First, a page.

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The Orphans of Europe

    Abandonment is a vague term “referring to both ‘situations in which a child, usually a baby, is abandoned by a parent or caregiver…with the obvious intent of creating a permanent separation’ and ‘situations in which a parent places a child in a residential institution without the intention of relinquishing the child permanently’” (Panter-Brick, 2).  Whether a child is orphaned or abandoned, the result is that the child is left without a home in which he or she can fully develop.  In Europe, during the eighteenth and nineteenth centuries, there were many children whose parents abandoned them for various reasons in environments that were not ideal for their upbringing.

    For example, during the mid-eighteenth to the late nineteenth centuries, many European women were pregnant out of wedlock.  Even those who were married could not always financially or emotionally support their children.  David Kertzer says, in Sacrificed for Honor: Italian Infant Abandonment and the Politics of Reproductive Control, “Although the abandoning parents were often relatively well paid, their factory work kept them away from home all day.  The mother, though not impoverished, found it difficult to take care of her new born” (Kertzer, 172).  Many foundlings were also lost or taken away from their families.  Catherine Panter-Brick states in her book, Abandoned Children, that “the category ‘unaccompanied children’ lumps together ‘those who have become separated accidentally from their families (for example in the process of flight), as well as orphaned and abandoned children, young people who have been abducted or conscripted into armies, and those who have chosen to leave their families’” (Panter-Brick, 2).  Micheline Baulant states in her essay entitled, “The Scattered Family: Another Aspect of Seventeenth-Century Demography,” that the reason for the abandonment of children was the death of the parents.  She says that the children usually ended up living with relatives who cared for them with the least amount of repayment (Forster and Ranum, 109).  Rachel Fuchs notes, in Poor and Pregnant in Paris: Strategies for Survival in the Nineteenth Century, that some of the women were unwed mothers and were afraid of dishonoring their families.  Other children unfortunately, ended up living in institutions or on the streets.  Peter Laslett notes, in Family Life and Illicit Love in Earlier Generations, that there are instances in which one parent was left with the children and remarried another person who already had his or her own children, which created a new larger family (Laslett, 165).  Other children were also abandoned by one parent and were raised by a stepparent.  This created a new family type which included “father, mother, and their children plus a certain number of orphans—half-orphans from a previous marriage or complete orphans who are nephews, cousin, and sometimes even younger brothers” (Forster and Ranum, 114).  Regardless of the reason for abandonment, the children were the ones that were left defenseless in the world.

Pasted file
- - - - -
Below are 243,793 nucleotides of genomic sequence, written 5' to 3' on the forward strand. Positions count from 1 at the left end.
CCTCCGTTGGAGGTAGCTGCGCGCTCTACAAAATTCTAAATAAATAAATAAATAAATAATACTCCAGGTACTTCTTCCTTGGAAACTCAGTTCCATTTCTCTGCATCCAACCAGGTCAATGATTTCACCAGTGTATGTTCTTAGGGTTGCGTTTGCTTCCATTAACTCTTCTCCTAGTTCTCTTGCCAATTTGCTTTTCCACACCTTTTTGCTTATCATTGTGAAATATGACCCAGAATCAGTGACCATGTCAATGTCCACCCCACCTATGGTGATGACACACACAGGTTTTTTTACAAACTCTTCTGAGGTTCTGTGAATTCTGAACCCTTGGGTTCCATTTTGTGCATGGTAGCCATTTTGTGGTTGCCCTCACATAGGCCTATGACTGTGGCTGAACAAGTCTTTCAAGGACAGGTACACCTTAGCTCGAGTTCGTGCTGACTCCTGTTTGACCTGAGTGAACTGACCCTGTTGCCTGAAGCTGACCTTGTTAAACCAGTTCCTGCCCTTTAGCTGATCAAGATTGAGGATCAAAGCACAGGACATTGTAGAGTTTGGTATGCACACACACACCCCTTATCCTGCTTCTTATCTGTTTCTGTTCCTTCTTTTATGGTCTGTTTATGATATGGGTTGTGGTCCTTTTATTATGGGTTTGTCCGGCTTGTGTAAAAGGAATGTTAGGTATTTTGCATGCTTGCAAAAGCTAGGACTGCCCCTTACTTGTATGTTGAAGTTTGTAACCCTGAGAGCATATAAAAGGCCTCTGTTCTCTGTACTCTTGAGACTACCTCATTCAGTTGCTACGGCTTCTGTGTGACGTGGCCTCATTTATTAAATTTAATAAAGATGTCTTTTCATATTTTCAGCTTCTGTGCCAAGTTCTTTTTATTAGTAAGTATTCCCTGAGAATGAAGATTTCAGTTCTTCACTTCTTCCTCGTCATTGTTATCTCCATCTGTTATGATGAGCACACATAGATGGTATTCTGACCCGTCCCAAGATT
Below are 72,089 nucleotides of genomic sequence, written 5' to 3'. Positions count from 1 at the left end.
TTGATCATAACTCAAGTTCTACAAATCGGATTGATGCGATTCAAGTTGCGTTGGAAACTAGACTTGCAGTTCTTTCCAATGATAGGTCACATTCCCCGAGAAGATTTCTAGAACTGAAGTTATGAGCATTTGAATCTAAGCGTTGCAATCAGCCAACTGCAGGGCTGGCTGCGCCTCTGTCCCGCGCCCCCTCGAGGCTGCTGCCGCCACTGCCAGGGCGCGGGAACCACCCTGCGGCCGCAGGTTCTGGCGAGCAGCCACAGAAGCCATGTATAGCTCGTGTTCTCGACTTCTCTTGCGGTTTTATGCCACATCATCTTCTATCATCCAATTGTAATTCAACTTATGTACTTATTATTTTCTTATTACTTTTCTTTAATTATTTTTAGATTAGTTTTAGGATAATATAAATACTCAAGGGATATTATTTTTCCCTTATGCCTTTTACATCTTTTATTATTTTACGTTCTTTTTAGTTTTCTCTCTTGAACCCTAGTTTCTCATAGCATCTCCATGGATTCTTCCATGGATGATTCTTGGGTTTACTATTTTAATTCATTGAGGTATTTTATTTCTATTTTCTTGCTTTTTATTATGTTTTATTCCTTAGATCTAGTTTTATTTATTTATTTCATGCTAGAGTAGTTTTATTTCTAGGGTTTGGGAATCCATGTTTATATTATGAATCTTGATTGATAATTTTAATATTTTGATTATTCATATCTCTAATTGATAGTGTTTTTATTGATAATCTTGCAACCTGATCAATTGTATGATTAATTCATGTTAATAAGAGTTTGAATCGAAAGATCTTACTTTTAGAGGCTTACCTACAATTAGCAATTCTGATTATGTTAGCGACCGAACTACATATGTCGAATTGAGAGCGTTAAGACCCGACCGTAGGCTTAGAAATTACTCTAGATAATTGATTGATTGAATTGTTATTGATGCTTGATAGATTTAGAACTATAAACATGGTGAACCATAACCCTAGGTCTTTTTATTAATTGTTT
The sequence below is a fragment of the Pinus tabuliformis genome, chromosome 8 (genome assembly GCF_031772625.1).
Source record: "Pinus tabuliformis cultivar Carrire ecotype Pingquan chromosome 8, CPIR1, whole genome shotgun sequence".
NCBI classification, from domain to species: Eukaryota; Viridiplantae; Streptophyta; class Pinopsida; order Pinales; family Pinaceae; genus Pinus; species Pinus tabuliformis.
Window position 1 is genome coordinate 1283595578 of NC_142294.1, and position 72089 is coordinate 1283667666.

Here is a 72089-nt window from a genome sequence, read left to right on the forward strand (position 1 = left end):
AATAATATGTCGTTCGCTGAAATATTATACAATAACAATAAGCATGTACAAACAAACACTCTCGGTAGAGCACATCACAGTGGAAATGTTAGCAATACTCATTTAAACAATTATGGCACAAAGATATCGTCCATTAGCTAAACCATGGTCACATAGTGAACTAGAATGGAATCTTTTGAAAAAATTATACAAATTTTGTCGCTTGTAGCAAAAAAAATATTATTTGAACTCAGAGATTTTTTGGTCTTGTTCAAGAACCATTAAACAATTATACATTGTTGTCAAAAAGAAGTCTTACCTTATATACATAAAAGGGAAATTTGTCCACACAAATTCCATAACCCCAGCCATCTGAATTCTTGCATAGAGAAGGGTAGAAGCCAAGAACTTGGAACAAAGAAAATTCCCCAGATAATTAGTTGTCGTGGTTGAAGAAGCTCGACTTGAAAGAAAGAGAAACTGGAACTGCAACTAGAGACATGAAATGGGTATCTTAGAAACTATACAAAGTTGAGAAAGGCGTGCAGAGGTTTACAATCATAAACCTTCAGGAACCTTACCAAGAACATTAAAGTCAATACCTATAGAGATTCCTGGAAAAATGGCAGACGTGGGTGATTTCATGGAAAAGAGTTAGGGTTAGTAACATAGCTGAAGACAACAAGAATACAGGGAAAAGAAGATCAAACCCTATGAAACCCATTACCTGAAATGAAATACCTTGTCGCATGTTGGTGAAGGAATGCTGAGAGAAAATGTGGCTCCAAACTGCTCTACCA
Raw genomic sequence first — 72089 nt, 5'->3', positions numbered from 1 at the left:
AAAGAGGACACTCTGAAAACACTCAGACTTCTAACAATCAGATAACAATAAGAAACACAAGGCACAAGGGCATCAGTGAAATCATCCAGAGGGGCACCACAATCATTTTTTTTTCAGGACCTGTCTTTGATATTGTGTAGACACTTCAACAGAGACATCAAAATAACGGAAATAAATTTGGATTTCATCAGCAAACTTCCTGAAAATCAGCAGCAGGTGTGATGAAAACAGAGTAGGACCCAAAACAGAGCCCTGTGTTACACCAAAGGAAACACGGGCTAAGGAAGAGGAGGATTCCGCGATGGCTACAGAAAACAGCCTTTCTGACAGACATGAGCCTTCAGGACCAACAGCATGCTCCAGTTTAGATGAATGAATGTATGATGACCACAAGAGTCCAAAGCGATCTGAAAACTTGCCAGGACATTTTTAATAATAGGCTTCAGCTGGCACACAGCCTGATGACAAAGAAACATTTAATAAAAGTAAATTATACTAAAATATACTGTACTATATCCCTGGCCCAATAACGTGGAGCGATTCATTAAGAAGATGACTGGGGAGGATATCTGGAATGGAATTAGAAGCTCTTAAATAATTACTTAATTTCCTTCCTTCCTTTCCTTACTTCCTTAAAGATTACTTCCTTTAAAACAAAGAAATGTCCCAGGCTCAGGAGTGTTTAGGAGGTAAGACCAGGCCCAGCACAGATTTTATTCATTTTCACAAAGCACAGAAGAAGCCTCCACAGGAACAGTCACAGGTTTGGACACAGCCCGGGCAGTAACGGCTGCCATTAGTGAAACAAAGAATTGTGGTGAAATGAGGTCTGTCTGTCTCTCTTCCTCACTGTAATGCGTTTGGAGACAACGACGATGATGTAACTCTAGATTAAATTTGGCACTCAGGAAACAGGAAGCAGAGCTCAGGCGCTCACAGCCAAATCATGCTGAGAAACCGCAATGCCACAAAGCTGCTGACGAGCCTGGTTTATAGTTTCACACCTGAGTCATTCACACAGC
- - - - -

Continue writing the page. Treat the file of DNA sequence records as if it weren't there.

Throughout the nineteenth century there were many unwed women having children.  Some were abandoned by their lovers and were left with nothing but a baby on the way.  These women had to acquire jobs to finance the future for themselves as well as their babies.  However, this was not an easy task.  A majority of the jobs offered to women were domestic service positions.  Women could easily lose their jobs if their employers found out they were pregnant and for these women losing their job meant losing their home and their food. “Homes for unwed mothers were nonexistent until the 1890’s and many women could not afford to pay a midwife”  (Fuchs, 216).  As a result, some women during the nineteenth century committed infanticide.  By killing their children immediately after delivery, women concealed the birth from both employers and families.